LSE: AIM Disciplinary Notice (AD 15) - Responsibility under AIM Rule 31

On December 15, 2016, the London Stock Exchange (LSE) announced that the AIM Disciplinary Committee (ADC) has privately censured and fined an AIM company £75,000 for a breach of AIM Rule 31. The ADC determined that the AIM company breached AIM Rule 31 by failing to provide its nomad with information reasonably required to carry out the nomad’s responsibilities owed to the LSE, and by failing to seek its nomad’s advice regarding compliance with the AIM Rules when it was appropriate to do so.

The ADC held that the AIM company ought to have informed its nomad and sought advice regarding a series of business developments. It further held that it was not appropriate for the AIM company to decide whether or not the business developments were disclosable based solely on its own assessment of its obligations under the AIM Rules, without reference to its nomad. The ADC considered that this was precisely the type of issue that falls within AIM Rule 31 and where an AIM company should be seeking advice from its nomad.

Further the ADC found that:

  • The AIM company’s obligation to inform its nomad and seek advice regarding business developments covered a wider range of developments than would be required to be announced under AIM Rule 11.
  • It was not sufficient for the AIM company simply to send agendas and minutes of board meetings to its nomad, without any context or conversation, and assume that such actions discharged the AIM company’s AIM Rule 31 responsibilities. Developments within the business need to be shared openly and fully with the AIM company’s nomad, and advice sought from the nomad.
  • Contractual obligations between an AIM company and its nomad do not override an AIM company’s AIM Rule responsibilities.

The LSE notes that AIM Rule 31 should not be narrowly interpreted but should be interpreted purposively, requiring an AIM company to provide full, timely and regular information to its nomad, given that the fundamental purpose of AIM Rule 31 is to ensure that the nomad is kept fully aware of developments and can fulfil its regulatory role and responsibilities to the LSE, to advise and guide an AIM company for which it acts.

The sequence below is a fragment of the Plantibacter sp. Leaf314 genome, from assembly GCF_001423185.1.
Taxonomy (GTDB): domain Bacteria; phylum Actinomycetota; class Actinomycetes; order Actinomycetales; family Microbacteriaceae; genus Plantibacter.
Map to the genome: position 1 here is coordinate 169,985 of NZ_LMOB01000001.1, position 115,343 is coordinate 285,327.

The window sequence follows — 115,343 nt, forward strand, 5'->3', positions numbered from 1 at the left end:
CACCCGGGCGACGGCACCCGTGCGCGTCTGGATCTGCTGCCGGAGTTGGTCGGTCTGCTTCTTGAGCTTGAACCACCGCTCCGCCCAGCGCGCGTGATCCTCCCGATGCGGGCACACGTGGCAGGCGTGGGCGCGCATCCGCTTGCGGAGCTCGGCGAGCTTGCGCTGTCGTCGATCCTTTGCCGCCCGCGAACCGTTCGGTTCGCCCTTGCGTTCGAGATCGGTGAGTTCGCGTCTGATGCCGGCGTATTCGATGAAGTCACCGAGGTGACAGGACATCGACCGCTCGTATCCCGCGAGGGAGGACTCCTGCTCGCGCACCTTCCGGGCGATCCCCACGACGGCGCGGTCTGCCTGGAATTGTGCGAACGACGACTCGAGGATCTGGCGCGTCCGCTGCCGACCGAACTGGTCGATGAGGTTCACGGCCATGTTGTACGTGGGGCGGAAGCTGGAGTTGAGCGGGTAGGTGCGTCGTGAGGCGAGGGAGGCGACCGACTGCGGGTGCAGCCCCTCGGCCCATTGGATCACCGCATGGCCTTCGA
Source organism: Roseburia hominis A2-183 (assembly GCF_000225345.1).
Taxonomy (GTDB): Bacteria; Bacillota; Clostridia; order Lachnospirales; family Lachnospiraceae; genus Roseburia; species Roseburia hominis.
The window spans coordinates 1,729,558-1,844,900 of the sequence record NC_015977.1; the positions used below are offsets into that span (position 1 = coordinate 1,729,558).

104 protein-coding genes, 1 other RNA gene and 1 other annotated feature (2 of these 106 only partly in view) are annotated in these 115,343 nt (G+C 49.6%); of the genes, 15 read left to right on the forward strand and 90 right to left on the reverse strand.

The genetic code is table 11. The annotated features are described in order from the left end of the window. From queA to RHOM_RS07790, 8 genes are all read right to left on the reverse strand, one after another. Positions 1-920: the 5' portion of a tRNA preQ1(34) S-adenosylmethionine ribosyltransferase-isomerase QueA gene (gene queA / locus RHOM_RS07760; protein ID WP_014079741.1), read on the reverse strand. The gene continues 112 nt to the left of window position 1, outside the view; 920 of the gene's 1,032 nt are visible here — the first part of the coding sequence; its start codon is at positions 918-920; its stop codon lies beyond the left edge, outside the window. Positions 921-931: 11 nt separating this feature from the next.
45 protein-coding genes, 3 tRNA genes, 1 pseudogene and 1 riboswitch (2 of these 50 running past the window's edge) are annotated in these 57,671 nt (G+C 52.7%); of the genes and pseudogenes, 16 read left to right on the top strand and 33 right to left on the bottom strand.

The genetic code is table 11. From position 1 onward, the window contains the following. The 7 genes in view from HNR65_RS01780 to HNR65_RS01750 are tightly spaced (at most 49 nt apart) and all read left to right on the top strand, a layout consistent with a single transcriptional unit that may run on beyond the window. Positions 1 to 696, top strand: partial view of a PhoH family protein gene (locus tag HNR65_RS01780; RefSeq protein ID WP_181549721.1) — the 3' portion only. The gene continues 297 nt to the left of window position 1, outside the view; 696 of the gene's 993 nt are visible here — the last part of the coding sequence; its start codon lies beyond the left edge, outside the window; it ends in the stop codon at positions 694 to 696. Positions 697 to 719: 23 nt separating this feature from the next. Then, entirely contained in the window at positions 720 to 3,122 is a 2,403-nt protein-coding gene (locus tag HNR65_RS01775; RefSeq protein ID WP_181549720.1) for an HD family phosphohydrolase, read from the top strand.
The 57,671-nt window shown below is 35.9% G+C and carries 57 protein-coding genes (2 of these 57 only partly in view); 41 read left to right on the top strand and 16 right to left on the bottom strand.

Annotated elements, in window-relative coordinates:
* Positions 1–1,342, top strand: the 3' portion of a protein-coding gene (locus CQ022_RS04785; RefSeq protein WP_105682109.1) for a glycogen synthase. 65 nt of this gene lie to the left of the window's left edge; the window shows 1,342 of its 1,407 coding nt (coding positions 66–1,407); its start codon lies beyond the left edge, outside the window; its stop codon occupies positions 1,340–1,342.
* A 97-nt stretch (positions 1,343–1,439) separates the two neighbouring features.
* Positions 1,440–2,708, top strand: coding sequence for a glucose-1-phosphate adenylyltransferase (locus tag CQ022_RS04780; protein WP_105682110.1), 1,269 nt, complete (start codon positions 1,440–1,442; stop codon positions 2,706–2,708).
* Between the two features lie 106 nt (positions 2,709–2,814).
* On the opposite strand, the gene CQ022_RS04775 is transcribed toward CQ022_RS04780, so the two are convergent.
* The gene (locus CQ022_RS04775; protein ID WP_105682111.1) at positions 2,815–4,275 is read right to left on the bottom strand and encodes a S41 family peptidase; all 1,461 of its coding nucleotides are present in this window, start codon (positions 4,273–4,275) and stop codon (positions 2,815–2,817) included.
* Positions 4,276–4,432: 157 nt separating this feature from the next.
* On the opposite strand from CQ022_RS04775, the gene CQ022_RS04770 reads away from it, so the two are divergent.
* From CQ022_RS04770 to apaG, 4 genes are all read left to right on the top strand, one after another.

(LSE, AIM Disciplinary Notice (AD 15): Responsibility under AIM Rule 31 – 15.12.16)

Takeover Panel: Panel Statement 2016/9 – New checklists

On December 14, 2016 the Takeover Panel released a Panel Statement noting that the Panel Executive has published checklists and supplementary forms to be completed and submitted to the Executive by the financial adviser to an offeror or an offeree company (as appropriate). They should accompany any final form firm offer announcement, offer document, offeree board circular, scheme circular or Rule 15 offer/proposal required to be sent to the Takeover Panel before or at the time of publication in accordance with Rules 30.5(a) or 30.5(b) of the Takeover Code (as appropriate).

The checklists and supplementary forms can be downloaded from the Checklists page of the Takeover Panel’s website and should be used with immediate effect. Guidance is provided on the website as to how to complete the checklists and send them to the Takeover Panel.

(Takeover Panel, New checklists – 2016/9, 14.12.16)